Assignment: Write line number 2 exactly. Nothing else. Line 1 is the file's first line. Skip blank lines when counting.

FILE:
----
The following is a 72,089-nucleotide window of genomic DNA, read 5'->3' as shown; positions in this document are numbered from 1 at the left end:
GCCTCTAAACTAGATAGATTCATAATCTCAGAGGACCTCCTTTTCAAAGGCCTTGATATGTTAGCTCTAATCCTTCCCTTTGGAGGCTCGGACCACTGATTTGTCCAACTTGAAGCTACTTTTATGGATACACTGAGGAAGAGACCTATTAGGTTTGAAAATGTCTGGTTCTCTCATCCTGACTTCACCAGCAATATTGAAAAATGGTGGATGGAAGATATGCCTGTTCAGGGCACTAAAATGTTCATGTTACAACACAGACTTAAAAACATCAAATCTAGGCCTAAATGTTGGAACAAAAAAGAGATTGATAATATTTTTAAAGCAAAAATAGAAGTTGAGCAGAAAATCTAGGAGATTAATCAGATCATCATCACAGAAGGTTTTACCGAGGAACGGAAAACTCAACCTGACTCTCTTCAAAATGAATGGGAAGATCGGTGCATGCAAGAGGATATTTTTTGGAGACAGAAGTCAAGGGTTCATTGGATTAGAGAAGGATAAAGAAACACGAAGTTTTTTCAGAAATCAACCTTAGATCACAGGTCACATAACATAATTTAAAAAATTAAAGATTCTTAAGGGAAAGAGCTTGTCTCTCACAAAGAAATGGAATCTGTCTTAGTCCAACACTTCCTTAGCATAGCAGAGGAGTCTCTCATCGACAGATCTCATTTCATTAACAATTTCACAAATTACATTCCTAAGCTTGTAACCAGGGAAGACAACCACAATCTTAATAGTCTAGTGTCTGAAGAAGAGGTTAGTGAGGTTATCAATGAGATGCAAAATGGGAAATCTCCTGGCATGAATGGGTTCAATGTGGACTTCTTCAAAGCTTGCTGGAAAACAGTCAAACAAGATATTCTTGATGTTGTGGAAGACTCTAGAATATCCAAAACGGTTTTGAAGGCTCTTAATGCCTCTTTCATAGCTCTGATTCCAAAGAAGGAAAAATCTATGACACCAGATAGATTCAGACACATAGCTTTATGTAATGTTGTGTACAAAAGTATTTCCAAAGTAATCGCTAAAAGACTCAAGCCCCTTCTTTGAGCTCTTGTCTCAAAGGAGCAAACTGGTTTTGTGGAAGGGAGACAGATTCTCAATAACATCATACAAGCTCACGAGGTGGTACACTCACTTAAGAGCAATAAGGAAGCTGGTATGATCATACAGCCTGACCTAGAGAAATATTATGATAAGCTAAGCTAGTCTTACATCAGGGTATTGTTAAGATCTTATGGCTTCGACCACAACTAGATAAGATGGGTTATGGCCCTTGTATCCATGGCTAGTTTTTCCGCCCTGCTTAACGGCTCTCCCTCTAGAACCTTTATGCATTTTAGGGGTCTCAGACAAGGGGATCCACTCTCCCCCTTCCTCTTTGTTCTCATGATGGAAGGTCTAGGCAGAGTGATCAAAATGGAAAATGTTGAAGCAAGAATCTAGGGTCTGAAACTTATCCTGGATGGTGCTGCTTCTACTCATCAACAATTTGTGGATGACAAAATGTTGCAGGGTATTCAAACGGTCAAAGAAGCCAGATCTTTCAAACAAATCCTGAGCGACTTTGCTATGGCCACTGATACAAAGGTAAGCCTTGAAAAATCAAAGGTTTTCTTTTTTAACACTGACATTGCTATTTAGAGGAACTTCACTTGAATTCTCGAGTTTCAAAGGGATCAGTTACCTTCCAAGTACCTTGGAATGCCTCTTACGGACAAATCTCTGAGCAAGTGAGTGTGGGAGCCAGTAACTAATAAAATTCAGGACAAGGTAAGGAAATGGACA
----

GCCTCTAAACTAGATAGATTCATAATCTCAGAGGACCTCCTTTTCAAAGGCCTTGATATGTTAGCTCTAATCCTTCCCTTTGGAGGCTCGGACCACTGATTTGTCCAACTTGAAGCTACTTTTATGGATACACTGAGGAAGAGACCTATTAGGTTTGAAAATGTCTGGTTCTCTCATCCTGACTTCACCAGCAATATTGAAAAATGGTGGATGGAAGATATGCCTGTTCAGGGCACTAAAATGTTCATGTTACAACACAGACTTAAAAACATCAAATCTAGGCCTAAATGTTGGAACAAAAAAGAGATTGATAATATTTTTAAAGCAAAAATAGAAGTTGAGCAGAAAATCTAGGAGATTAATCAGATCATCATCACAGAAGGTTTTACCGAGGAACGGAAAACTCAACCTGACTCTCTTCAAAATGAATGGGAAGATCGGTGCATGCAAGAGGATATTTTTTGGAGACAGAAGTCAAGGGTTCATTGGATTAGAGAAGGATAAAGAAACACGAAGTTTTTTCAGAAATCAACCTTAGATCACAGGTCACATAACATAATTTAAAAAATTAAAGATTCTTAAGGGAAAGAGCTTGTCTCTCACAAAGAAATGGAATCTGTCTTAGTCCAACACTTCCTTAGCATAGCAGAGGAGTCTCTCATCGACAGATCTCATTTCATTAACAATTTCACAAATTACATTCCTAAGCTTGTAACCAGGGAAGACAACCACAATCTTAATAGTCTAGTGTCTGAAGAAGAGGTTAGTGAGGTTATCAATGAGATGCAAAATGGGAAATCTCCTGGCATGAATGGGTTCAATGTGGACTTCTTCAAAGCTTGCTGGAAAACAGTCAAACAAGATATTCTTGATGTTGTGGAAGACTCTAGAATATCCAAAACGGTTTTGAAGGCTCTTAATGCCTCTTTCATAGCTCTGATTCCAAAGAAGGAAAAATCTATGACACCAGATAGATTCAGACACATAGCTTTATGTAATGTTGTGTACAAAAGTATTTCCAAAGTAATCGCTAAAAGACTCAAGCCCCTTCTTTGAGCTCTTGTCTCAAAGGAGCAAACTGGTTTTGTGGAAGGGAGACAGATTCTCAATAACATCATACAAGCTCACGAGGTGGTACACTCACTTAAGAGCAATAAGGAAGCTGGTATGATCATACAGCCTGACCTAGAGAAATATTATGATAAGCTAAGCTAGTCTTACATCAGGGTATTGTTAAGATCTTATGGCTTCGACCACAACTAGATAAGATGGGTTATGGCCCTTGTATCCATGGCTAGTTTTTCCGCCCTGCTTAACGGCTCTCCCTCTAGAACCTTTATGCATTTTAGGGGTCTCAGACAAGGGGATCCACTCTCCCCCTTCCTCTTTGTTCTCATGATGGAAGGTCTAGGCAGAGTGATCAAAATGGAAAATGTTGAAGCAAGAATCTAGGGTCTGAAACTTATCCTGGATGGTGCTGCTTCTACTCATCAACAATTTGTGGATGACAAAATGTTGCAGGGTATTCAAACGGTCAAAGAAGCCAGATCTTTCAAACAAATCCTGAGCGACTTTGCTATGGCCACTGATACAAAGGTAAGCCTTGAAAAATCAAAGGTTTTCTTTTTTAACACTGACATTGCTATTTAGAGGAACTTCACTTGAATTCTCGAGTTTCAAAGGGATCAGTTACCTTCCAAGTACCTTGGAATGCCTCTTACGGACAAATCTCTGAGCAAGTGAGTGTGGGAGCCAGTAACTAATAAAATTCAGGACAAGGTAAGGAAATGGACA